Reel Acoustics RSS Subwoofer

2011-01-30T15:11:39+00:00January 30th, 2011|Reviews, Speakers and Subwoofers|1,155 Comments

It used to be that in order to get some decent bass in your home theater, you’d have to spend several hundred dollars. But with an increasingly competitive audio video market that’s not the case anymore.

After a successful launch of their first line of home theater speakers, Reel Acoustics is at it again. An engineering journey of over 18 months has led to the introduction of the new RS Series speakers. The line up includes the RSX speakers (sold in pairs) for the fronts and surrounds, an RSC centre channel and an RSS powered subwoofer. The speakers can be purchased separately or as a complete 5.1 system called the RS-1. The RS Series comes in a silver finish to complement today’s silver electronics. While the RSX and RSC speakers were not yet available at the time of writing, we did get our hands on the RSS subwoofer.

The $299 entry-level RSS is a front firing design that uses an 8″ woofer and two port holes located in the front of the enclosure. A red/green LED incorporated into the Reel logo indicates whether the subwoofer is in on or in stand-by mode. The rear panel features low level (gold-plated RCA) and high level (spring clip) inputs, volume and crossover knobs, as well as power and phase switches. A gold-plated Reel to Reel RCA output is also provided for a simple connection of additional Reel subwoofers to your system. The crossover can be adjusted from 50 to 150 Hz when your main speakers are connected to the high level inputs. The power switch has three positions: on, off and auto.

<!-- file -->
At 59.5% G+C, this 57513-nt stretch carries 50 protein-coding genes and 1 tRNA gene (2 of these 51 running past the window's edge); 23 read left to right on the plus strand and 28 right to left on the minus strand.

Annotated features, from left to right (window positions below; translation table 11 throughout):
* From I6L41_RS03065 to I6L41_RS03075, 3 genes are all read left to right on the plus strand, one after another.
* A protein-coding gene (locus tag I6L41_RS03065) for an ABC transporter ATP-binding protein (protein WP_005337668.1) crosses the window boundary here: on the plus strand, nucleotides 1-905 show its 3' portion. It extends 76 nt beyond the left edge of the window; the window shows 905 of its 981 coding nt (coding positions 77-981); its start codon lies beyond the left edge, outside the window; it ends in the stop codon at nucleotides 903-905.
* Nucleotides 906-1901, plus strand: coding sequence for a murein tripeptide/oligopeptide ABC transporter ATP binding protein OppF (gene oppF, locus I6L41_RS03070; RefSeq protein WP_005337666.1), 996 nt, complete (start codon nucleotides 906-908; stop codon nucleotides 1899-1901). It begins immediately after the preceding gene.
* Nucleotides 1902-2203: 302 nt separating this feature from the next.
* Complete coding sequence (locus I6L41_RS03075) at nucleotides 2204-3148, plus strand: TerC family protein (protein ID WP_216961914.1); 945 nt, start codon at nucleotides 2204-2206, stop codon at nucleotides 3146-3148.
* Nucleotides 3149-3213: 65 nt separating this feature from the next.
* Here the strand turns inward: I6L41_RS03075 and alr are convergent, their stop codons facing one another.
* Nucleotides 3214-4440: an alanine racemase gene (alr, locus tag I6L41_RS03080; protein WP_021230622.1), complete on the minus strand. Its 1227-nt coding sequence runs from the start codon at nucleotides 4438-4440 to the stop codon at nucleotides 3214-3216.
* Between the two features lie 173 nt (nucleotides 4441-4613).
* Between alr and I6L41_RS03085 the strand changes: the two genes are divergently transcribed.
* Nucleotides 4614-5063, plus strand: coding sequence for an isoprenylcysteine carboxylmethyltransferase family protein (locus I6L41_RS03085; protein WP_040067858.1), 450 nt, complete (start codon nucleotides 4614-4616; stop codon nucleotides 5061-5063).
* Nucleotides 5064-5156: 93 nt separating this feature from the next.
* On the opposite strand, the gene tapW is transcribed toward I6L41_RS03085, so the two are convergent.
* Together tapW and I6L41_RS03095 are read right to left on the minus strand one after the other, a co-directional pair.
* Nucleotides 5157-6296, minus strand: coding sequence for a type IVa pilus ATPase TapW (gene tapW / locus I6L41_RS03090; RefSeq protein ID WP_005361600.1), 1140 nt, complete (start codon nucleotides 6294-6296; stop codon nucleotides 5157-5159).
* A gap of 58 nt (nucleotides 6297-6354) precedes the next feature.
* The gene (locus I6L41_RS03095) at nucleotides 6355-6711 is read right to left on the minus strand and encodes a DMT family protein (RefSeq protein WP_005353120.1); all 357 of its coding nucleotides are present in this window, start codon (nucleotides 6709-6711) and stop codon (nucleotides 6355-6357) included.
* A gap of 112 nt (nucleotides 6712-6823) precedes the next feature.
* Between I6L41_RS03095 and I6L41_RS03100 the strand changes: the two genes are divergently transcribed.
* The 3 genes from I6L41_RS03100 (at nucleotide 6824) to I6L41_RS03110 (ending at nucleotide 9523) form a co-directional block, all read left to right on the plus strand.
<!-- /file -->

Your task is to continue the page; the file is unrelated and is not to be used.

The silver finish of the RSS cabinet gives it a more appealing look than the average subwoofer and is a good match for all the silver home theater components out there. The subwoofer stands 14 mm off the ground on four rubber feet. The removable front grille is also silver and the 8″ woofer itself is black. The power LED shines through the grille and since it’s in the front makes it easy to tell when the subwoofer senses an audio signal. The enclosure is of an average size for an 8″ subwoofer measuring 270 mm (10-5/8″) wide by 348 mm (13-11/16″) high by 346 mm (13-5/8″) deep.

I connected the RSS to our Onkyo TX-SR701 receiver with a coaxial cable. The volume was adjusted to blend well with our Pinnacle Black Diamond speakers and the subwoofer output was crossed over at 80 Hz on the receiver. After trying a few locations for the subwoofer around the room, I settled for the front-right corner, a few inches away from the front right speaker. Music was played on the system for a few days allowing the subwoofer to break in.

I began the test session by watching a few DVDs since the main purpose of the subwoofer is to be used for movie watching. One of my favorite DVDs to begin the listening tests is the computer-animated comedy Ice Age. The movie is filled with a wide range of sound frequencies and has countless speaker to speaker transitions on its Dolby Digital soundtrack. The first minute of the movie is a quiet scene during which a squirrel is looking for a place to bury its acorn. It’s not long before the squirrel’s persistency creates a rapidly forming crack in the ice causing a large iceberg to break off. The look on the squirrel’s face never ceases to make me laugh. It is also at this moment, that the deep bass notes begin kicking in. Rumbling of the sliding icebergs was reproduced with as much impact as it should have and chunks of ice hitting the ground were also appropriately striking. The RSS definitely packs some punch and it does it well for an entry-level subwoofer.